A toroid coil antenna for 20 and 40 meters
This evening I tested out a new antenna.
It is a 33-foot end-fed halfwave for 20 and 40 meters. On 40 meters
there is a pair of coils. They are made with three T80-2 toroids
stacked and wound with 36 turns of 22-ga enamel wire. The coil on the
left shows the setting for 40 meters. The right coil is set for 20
meters by bypassing the coils with an alligator clip lead. Of course,
they would both be set the same while operating. I read somewhere that
the toroid coils peform poorly when wet, so I coated them with
"Liquid Electrical Tape." The total weight of the antenna is 4 ounces.
The antenna itself is made of 20-ga stranded, insulated wire.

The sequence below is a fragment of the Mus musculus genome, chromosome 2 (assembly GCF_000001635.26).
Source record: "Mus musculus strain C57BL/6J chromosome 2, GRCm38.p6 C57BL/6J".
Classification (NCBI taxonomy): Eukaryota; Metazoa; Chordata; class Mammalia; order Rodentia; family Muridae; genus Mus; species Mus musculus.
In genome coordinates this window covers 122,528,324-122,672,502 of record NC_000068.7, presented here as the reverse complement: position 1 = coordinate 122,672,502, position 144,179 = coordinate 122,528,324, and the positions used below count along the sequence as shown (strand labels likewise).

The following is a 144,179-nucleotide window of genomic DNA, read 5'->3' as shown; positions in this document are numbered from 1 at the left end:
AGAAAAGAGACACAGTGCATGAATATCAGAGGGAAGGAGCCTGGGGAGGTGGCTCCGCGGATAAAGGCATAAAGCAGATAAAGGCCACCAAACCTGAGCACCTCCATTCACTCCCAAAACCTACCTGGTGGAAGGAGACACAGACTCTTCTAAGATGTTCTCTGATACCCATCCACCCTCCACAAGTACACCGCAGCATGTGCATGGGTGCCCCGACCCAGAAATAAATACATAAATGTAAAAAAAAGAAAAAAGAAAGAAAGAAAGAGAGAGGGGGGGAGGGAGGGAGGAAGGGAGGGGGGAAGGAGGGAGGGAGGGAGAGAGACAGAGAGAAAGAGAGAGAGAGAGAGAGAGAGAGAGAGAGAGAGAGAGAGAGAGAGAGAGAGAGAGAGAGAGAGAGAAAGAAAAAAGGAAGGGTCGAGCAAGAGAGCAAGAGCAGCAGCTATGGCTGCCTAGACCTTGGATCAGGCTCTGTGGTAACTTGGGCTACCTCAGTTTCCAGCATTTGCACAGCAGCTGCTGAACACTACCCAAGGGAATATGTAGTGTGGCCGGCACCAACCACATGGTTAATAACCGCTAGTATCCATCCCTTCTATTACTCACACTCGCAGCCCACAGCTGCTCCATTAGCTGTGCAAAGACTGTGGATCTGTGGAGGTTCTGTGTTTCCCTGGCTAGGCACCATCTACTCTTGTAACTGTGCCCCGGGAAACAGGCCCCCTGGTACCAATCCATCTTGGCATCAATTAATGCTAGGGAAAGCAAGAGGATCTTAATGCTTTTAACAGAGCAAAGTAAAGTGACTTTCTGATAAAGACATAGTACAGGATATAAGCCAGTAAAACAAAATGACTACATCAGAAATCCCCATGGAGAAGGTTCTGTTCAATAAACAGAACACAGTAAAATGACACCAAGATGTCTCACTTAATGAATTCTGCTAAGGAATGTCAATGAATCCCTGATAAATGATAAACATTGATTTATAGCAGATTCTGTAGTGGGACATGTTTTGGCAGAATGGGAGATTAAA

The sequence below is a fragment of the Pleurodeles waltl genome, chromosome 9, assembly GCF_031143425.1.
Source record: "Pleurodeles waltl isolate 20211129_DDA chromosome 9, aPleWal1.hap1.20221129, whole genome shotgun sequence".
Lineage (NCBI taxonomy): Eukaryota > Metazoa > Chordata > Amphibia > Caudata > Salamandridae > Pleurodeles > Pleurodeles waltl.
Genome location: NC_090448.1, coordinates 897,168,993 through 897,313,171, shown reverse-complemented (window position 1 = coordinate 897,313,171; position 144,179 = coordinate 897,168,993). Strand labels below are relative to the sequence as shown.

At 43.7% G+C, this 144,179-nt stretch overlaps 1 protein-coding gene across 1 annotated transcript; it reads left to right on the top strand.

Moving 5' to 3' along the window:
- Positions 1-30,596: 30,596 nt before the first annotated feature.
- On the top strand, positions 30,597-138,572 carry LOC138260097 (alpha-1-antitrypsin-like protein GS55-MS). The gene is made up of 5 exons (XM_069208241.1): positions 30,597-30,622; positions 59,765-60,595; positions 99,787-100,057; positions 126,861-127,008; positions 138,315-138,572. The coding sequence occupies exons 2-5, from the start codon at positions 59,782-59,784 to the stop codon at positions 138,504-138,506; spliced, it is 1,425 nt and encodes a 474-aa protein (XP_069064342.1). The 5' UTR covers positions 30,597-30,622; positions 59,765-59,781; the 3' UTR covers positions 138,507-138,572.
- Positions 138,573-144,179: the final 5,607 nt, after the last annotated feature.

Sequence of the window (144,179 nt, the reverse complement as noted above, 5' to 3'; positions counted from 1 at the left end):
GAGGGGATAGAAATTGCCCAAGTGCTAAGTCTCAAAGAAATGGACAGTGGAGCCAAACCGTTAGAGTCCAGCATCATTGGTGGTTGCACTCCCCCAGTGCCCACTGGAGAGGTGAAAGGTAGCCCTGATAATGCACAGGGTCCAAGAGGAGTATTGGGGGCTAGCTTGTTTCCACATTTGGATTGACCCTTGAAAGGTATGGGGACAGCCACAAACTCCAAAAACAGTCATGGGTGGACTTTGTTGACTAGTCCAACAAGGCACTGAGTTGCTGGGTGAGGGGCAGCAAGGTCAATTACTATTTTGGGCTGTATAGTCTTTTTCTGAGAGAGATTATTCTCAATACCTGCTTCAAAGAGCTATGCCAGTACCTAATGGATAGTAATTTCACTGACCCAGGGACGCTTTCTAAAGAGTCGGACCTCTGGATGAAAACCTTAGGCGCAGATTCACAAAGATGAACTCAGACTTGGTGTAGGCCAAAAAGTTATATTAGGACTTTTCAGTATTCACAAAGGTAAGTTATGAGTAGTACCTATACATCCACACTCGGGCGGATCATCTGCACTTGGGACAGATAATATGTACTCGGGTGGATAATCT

There is 11' 2" of wire between the coils, and 7' 5" of wire
on both ends.
This dark photo shows the setup this
evening. On 40 meters I worked Hal, K5NOW, in Arkansas and Brian,
W9BRE, in Wisconsin. The first station reported my signal was 599, and
Brian gave me a 559. Not bad for 11:30 p.m. and surrounded by trees,
houses and power lines. I am also in a valley surrounded
by mountains. The antenna is supported by an MFJ 33-foot pole.
Even though it was late, I switched over
to 20 meters ssb and immediately worked a contester, N7DD in Tucson,
AZ. That was after midnight here in Colorado! Twenty meters was in good
shape. I heard DX contesters but unfortunately never broke the pileups
with my QRP station. There was VK4WIA, ZX5J, TG9ANF. . . The
Australian station was coming in 5x8 around midnight local time.
The table shows my FT-817, a 4.5AH battery, and my Palm CW paddles
taped to the plastic table. They have a magnetic base and are meant to
be used on top of the radio. In the background is the PVC base for the
antenna, and the homebrew matching unit can be seen taped to the pole.